The Week In Entertainment, Vol. 19We discuss the songs, shows, flicks, and videos that caught our attention over the past seven days

This week, The Black Keys venture further into the mainstream; Robert Downey Jr. turns in another fiery, fast-talking performance as everyone’s favorite detective; Homeland brings contemporary issues to premium cable; and we revisit a watershed moment in the illustrious history of the consumption of alcohol.


The Black Keys — El Camino

The Black Keys have been grinding away in the music industry for the better part of the last ten years. In that time, the Keys have gone from an unknown garage-blues duo from Akron, OH to near household names. Just this past week they played SNL, the Colbert Report, and Letterman all in support of their latest release, El Camino.

Longtime fans of Dan and Patrick—the guitarist/singer and drummer, respectively—will find that El Camino keeps in perfect step with last year’s Brothers and follows the increasingly mainstream sound the band has been cultivating over the past decade. The songs are still heavily influenced by the blues, but the added production from Brian “Danger Mouse” Burton fleshes out the bare, blues bones. Organs swirl underneath crunchy guitar licks; the bass lines amble nimbly behind handclaps, xylophones, and kick drum punches.

This additional instrumentation makes for the most accessible Keys album to date. And this is not a bad thing, hipsters. The Black Keys have managed to harness their garage roots for a wider audience while creating an old-fashioned, feel-good rock and roll record. Each song is instantly catchy and yes, every one does sound like it could potentially end up in a Chevy commercial, but there really isn’t anything wrong with that. There are few bands around today who could even attempt to put out such a consistently listenable album. Get ready to hear these songs everywhere.

Justin Earley


Sherlock Holmes: A Game of Shadows

Love him or hate him, you can’t deny that Robert Downey Jr. has cornered the market on gifted-yet-damaged anti-heroes. If you hate him, you’re in luck—A Game of Shadows is essentially 128 minutes of finding ways to beat the hell out of the diminutive motor mouth (don’t look now, but my bias is showing). On the other hand, fans of the franchise can look forward to plenty more of what made the first film so successful—fast-paced action sequences, a gripping plot, and Rachel McAdams sans emotional baggage. Jared Harris as Professor Moriarty will be a performance to watch—does he provide sufficient nuance to a complex character while sharing the screen with the scene-stealing Sherlock Holmes? You be the judge.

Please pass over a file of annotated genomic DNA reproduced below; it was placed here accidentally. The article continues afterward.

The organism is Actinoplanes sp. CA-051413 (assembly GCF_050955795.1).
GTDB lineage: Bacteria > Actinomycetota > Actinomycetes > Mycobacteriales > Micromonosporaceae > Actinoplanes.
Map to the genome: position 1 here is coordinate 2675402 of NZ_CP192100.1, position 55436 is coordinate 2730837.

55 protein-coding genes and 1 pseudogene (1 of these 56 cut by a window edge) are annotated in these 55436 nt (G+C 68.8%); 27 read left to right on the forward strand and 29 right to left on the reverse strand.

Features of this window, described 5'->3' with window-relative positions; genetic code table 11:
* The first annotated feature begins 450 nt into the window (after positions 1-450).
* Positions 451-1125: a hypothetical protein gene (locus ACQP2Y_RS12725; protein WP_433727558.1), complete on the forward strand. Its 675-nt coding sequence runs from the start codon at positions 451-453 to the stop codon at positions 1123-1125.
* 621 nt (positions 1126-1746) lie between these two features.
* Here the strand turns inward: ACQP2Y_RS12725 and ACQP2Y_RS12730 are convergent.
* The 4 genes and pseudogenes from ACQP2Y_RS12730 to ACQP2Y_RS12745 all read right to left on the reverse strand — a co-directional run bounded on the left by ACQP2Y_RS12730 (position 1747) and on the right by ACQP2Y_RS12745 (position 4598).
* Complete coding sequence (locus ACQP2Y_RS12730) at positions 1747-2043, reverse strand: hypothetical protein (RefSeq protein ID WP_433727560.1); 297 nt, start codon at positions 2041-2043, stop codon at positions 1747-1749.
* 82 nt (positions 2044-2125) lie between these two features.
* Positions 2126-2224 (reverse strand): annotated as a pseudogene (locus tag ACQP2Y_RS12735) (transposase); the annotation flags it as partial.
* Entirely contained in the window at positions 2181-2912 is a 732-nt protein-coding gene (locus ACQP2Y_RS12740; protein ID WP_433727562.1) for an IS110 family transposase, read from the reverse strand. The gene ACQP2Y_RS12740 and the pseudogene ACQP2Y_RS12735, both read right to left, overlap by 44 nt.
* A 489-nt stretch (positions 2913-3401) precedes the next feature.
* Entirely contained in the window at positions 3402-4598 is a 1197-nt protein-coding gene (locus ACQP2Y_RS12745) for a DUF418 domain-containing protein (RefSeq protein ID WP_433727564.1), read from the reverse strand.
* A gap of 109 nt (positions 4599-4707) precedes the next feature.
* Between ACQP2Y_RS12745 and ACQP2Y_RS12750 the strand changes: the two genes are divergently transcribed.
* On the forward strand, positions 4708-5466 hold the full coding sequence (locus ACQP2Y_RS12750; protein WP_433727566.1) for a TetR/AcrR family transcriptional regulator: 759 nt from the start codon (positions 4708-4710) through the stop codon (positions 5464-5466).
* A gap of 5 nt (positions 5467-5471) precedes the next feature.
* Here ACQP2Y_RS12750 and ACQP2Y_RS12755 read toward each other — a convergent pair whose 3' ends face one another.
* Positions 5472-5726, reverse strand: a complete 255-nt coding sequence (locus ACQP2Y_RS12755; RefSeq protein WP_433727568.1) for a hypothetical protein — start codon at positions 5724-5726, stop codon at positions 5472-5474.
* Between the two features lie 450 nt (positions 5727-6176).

Tom Barrabi



When you hear about a new show on premium cable, there are two options: either it’s a self-important, slow-paced program that defecates all over a provocative subject, or it holds back and lets the story speak for itself. Homeland, Showtime’s newish (I caught on a little late) show, is firmly in the latter camp.
The rare contemporary show that focuses on contemporary issues, Homeland makes a character study of the War on Terror. The program follows Claire Danes as a CIA counter-terrorism operative chasing a suspected double agent (Damian Lewis from Band of Brothers), while relating their battles to assimilate back into civilian society. There are some thriller aspects, which you’d expect from the makers of 24, but Homeland seeks to show why these people can’t have normal lives. And of course, there’s the always-alluring Morena Baccarin to light up the screen in those slower moments.

David Rifkin

Video of the Week

A Handlebar staff favorite. For those of you unfamiliar with our friend Mr. Breezy, I just hope you’re ready. As you’ll soon discover, though, the real question is: “IS THE BOTTLE READY?”

Yang-Yi Goh